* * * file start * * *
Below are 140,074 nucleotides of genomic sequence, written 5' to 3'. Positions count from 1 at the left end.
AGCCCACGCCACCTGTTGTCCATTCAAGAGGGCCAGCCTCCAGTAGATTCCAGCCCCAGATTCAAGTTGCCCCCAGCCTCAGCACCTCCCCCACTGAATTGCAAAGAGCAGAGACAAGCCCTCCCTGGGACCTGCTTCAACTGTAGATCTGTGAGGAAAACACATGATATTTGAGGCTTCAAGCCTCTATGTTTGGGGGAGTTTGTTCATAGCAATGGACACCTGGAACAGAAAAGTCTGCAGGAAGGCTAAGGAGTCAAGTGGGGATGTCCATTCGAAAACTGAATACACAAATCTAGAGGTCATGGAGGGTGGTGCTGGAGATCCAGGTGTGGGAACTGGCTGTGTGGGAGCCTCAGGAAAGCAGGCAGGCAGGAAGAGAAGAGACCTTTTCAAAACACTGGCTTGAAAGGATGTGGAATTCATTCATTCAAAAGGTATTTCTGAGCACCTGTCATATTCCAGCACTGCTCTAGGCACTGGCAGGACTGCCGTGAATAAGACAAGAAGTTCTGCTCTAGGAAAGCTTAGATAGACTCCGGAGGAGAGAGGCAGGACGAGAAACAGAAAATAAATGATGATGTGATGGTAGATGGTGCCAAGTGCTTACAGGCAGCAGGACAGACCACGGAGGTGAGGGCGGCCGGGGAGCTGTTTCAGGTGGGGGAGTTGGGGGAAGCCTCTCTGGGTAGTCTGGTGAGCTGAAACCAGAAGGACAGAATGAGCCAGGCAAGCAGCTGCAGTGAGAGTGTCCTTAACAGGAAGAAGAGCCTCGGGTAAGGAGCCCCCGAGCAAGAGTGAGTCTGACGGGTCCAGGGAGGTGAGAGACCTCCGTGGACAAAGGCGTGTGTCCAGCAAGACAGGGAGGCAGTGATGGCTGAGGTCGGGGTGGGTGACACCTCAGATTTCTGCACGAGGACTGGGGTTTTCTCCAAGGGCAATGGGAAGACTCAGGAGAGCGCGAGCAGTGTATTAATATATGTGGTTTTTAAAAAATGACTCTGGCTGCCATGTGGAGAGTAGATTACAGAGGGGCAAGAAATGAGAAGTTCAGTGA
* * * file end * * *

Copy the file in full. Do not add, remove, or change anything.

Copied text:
Below are 140,074 nucleotides of genomic sequence, written 5' to 3'. Positions count from 1 at the left end.
AGCCCACGCCACCTGTTGTCCATTCAAGAGGGCCAGCCTCCAGTAGATTCCAGCCCCAGATTCAAGTTGCCCCCAGCCTCAGCACCTCCCCCACTGAATTGCAAAGAGCAGAGACAAGCCCTCCCTGGGACCTGCTTCAACTGTAGATCTGTGAGGAAAACACATGATATTTGAGGCTTCAAGCCTCTATGTTTGGGGGAGTTTGTTCATAGCAATGGACACCTGGAACAGAAAAGTCTGCAGGAAGGCTAAGGAGTCAAGTGGGGATGTCCATTCGAAAACTGAATACACAAATCTAGAGGTCATGGAGGGTGGTGCTGGAGATCCAGGTGTGGGAACTGGCTGTGTGGGAGCCTCAGGAAAGCAGGCAGGCAGGAAGAGAAGAGACCTTTTCAAAACACTGGCTTGAAAGGATGTGGAATTCATTCATTCAAAAGGTATTTCTGAGCACCTGTCATATTCCAGCACTGCTCTAGGCACTGGCAGGACTGCCGTGAATAAGACAAGAAGTTCTGCTCTAGGAAAGCTTAGATAGACTCCGGAGGAGAGAGGCAGGACGAGAAACAGAAAATAAATGATGATGTGATGGTAGATGGTGCCAAGTGCTTACAGGCAGCAGGACAGACCACGGAGGTGAGGGCGGCCGGGGAGCTGTTTCAGGTGGGGGAGTTGGGGGAAGCCTCTCTGGGTAGTCTGGTGAGCTGAAACCAGAAGGACAGAATGAGCCAGGCAAGCAGCTGCAGTGAGAGTGTCCTTAACAGGAAGAAGAGCCTCGGGTAAGGAGCCCCCGAGCAAGAGTGAGTCTGACGGGTCCAGGGAGGTGAGAGACCTCCGTGGACAAAGGCGTGTGTCCAGCAAGACAGGGAGGCAGTGATGGCTGAGGTCGGGGTGGGTGACACCTCAGATTTCTGCACGAGGACTGGGGTTTTCTCCAAGGGCAATGGGAAGACTCAGGAGAGCGCGAGCAGTGTATTAATATATGTGGTTTTTAAAAAATGACTCTGGCTGCCATGTGGAGAGTAGATTACAGAGGGGCAAGAAATGAGAAGTTCAGTGA